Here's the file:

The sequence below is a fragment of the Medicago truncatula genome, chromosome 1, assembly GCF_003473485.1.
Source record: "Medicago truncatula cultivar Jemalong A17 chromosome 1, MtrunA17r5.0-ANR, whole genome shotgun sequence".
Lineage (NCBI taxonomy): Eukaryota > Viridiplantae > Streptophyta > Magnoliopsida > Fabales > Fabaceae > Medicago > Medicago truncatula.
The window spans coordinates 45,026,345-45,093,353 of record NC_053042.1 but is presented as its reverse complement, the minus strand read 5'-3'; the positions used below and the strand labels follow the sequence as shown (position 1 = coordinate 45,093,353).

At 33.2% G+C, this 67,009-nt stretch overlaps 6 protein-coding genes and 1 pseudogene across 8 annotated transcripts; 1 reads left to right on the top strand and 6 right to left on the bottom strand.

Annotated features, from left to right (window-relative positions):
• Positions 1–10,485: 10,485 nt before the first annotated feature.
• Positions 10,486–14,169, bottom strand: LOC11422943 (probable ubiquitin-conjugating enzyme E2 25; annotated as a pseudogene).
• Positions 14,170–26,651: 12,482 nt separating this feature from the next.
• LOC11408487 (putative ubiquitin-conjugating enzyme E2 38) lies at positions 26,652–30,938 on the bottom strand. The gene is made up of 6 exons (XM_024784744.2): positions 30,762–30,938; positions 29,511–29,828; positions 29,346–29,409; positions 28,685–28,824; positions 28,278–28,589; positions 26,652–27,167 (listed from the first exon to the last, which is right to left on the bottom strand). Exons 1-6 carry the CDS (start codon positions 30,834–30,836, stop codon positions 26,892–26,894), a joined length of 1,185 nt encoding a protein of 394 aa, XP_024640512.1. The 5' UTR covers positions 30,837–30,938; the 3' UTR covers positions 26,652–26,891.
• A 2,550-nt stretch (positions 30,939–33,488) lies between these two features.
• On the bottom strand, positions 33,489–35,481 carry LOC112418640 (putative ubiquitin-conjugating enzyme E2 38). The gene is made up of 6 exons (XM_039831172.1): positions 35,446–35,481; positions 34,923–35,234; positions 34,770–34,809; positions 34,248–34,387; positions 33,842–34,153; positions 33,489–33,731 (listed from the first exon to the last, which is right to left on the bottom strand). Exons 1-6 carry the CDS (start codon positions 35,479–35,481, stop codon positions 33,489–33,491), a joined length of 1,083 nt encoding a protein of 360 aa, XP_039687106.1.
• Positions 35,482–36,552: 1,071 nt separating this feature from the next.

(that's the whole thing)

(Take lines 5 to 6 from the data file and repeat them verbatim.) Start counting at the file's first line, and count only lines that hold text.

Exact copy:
At 33.2% G+C, this 67,009-nt stretch overlaps 6 protein-coding genes and 1 pseudogene across 8 annotated transcripts; 1 reads left to right on the top strand and 6 right to left on the bottom strand.

Annotated features, from left to right (window-relative positions):